"After a day of writing I feel calm and that deep satisfaction that comes with mastery."

What does success look like to you?

A calm mind, stable relationships, relatively happy kids, time with friends, a sense of community and belonging (which can be elusive at times) enough money to get by, and purpose and meaning. Everything else is just noise.

Tell us a few things that would surprise us to learn about you: the person, the writer.

I am an absolute goofball and lack a censor button, at least at home. One of my favorite pastimes is cracking up my husband as we sit together in the evening. I love to make people laugh.

What has influenced you the most as a writer?

My mother first, as she was a writer and storyteller. Then mentors, like Jack Hodgins, who taught me not only how to write, but how to live as a writer, and how to teach writing. And then my kids, who love to write, and helped me to remember how to write, not for work, but for play.

Best writing advice you’ve ever been given? The worst?

The best piece of writing advice came from Jack Hodgins who told me not to publish too soon, even if I had the opportunity. If you publish too soon then it’s out there and it will likely sink and that will be that. It’s harder, then, to publish a second time. And you’ve missed the opportunity to develop the work into something truly great.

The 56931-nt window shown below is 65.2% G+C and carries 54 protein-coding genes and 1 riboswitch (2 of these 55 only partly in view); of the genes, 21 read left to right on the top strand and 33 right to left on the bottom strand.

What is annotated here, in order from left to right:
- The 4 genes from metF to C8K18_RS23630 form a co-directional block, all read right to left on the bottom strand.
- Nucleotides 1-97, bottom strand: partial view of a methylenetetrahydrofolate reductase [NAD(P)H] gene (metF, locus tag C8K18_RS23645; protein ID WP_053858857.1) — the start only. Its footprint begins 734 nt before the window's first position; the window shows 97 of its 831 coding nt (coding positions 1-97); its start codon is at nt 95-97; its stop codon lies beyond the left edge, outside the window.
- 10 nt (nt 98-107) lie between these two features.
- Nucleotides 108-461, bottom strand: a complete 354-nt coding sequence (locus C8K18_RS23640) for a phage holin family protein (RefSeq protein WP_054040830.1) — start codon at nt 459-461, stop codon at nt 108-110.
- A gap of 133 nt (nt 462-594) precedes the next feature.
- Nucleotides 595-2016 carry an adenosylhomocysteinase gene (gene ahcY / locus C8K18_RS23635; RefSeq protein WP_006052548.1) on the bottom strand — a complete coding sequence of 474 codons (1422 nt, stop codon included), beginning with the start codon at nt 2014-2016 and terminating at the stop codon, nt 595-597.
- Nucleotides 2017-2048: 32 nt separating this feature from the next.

The worst bit of advice I’ve been given is something of a writing cliché, that we should start our project with character, really get to know our characters before we sit down to write.

I’ve learned that the starting place is, instead, situation, that hot mess we throw our characters into. Does the situation have enough opportunity for conflict? Then throw your character in there. Allow them to reveal themselves to you, the author, by what they say and do in scene. In other words, get to know your characters through the act of writing. Don’t decide ahead of time because that can box you in.

What were your favorite childhood books?

I still have the Golden Book of Poetry that I read, and that my mother read to me over and over. The cover is torn, but I still go back to it to read Wynken, Blynken and Nod.

Who are your favourite writers?

Oh, there are so many! I have a hard time thinning down that list, but I suppose my all-time favorites are Toni Morrison, Alice Munro and Michael Ondaatje. Morrison for her mastery of craft (which I use an example with my students), Munro because she made my Canadian, female experience valid, and Ondaatje because his prose is so beautiful that I can forgive him anything, even his wild and weedy structures.

If you were a bookseller what 5 books would you hand-sell to readers and why?

Toni Morrison’s Beloved, again for her mastery of craft.

Michael Ondaatje’s Divisadero for the beauty of the language and images.

Karen Connelly’s The Change Room because Karen made sexuality sacred in this book.

Carla Funk’s Mennonite Valley Girl because any woman living in BC in the 1980’s will relate and so will their daughters.

Michelle Good’s Five Little Indians. Every Canadian should read this book to gain perspective on the lasting impact of residential schools.

This Q&A has been edited for length, and was originally conducted in 2021. Gail Anderson-Dargatz appears courtesy of HarperCollins Canada.